The same approach could be used for commercial airline flights. Why have 100 people at Logan Airport to deal with flights coming from London? The government already was advised via eAPIS of the passenger manifest. The passports were already checked in London by the airline. Why not move 90 of the 100 people to where they are most needed and have the remaining 10 randomly sample passengers from London?

If we had a country in which 100 percent of the residents were documented, maybe it would make sense to screen 100 percent of inbound travelers. But if we already have between 10 million and 22 million undocumented people living in the U.S., why does it make sense to screen the inbound family Cessna, the inbound Fortune 500 company’s Gulfstream, or the inbound British Airways flight whose passengers were carefully sifted through by the carrier?

10 thoughts on “Increase Federal border staff in the south by moving some from the north?

  1. More harm is being done by trying to dispute the border without force than if they just disputed it the Russian way. Mexico has no military, but Russia could easily roll the tanks into San Diego like a $25 trillion indebted Crimea. Americans would scream bloody murder if Trump tried to oust a military invasion.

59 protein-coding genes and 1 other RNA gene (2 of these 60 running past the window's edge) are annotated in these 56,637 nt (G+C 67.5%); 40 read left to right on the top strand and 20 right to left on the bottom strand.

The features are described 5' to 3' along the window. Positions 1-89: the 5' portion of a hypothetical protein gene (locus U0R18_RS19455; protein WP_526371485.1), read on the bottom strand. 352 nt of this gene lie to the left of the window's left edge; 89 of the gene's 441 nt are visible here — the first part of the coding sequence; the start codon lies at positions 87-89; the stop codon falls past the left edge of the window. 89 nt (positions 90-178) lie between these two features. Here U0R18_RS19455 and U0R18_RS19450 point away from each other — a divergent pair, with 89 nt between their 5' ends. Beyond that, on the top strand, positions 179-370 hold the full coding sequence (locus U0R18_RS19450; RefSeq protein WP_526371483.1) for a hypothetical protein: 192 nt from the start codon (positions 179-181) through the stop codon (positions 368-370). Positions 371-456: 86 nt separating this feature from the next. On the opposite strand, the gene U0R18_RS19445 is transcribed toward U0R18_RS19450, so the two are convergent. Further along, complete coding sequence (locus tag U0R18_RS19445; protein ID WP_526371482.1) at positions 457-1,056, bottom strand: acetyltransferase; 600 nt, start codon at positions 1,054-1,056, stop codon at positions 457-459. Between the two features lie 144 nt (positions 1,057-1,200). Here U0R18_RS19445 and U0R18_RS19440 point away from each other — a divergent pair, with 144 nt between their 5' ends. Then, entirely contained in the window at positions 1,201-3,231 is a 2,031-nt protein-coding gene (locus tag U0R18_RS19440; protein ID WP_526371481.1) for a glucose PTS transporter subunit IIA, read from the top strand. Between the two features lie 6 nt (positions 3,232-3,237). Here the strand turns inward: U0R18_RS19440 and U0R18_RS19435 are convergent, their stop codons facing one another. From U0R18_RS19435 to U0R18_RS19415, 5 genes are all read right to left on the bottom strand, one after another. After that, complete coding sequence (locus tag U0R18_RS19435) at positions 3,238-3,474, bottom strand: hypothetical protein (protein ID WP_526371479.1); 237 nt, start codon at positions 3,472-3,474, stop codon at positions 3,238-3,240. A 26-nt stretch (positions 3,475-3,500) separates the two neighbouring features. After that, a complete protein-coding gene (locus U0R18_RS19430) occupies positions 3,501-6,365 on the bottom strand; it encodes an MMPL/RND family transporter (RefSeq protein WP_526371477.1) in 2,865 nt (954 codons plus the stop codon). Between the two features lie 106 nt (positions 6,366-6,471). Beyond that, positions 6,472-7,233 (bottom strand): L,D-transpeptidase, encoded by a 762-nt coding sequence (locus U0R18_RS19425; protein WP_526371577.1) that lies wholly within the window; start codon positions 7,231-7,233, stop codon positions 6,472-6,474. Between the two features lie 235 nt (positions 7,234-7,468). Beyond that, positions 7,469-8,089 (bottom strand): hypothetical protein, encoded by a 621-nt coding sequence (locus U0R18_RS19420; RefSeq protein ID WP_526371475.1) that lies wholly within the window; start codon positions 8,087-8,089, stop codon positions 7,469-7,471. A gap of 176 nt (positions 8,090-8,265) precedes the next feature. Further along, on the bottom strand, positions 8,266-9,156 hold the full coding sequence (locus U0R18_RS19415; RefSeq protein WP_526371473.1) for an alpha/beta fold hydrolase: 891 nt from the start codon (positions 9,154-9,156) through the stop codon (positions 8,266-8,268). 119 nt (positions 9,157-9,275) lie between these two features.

2. America is easy compared to Mexico! You may learn this at the Mexico flying forum at Oshkosh. All Mexican aviation rules are modeled after the FAA’s The rules are you need to file a mexican version of eapis! Only problem is that nobody bothered to set up a website and i don’t think it really exists. Best advice for flying south of the border… have a stack full of official documents and smile. You will eventually be processed. Maybe at oshkosh I will tell you about the time one in our group forgot his passport. You can guess which country had a bigger problem with this!

  3. I’d say $150 per hour is a more realistic fully-burdened rate for a federal armed agent. A lot of that is the overhead for facilities and bloated administrative staff that has to fulfill oversight on things such as highly repetitive annual training on blood borne pathogens, sexual harassment, cyberprotection, EEO/diversity, OSH/safety, anti-terrorism, work violence (run, hide, fight), and on and on and on….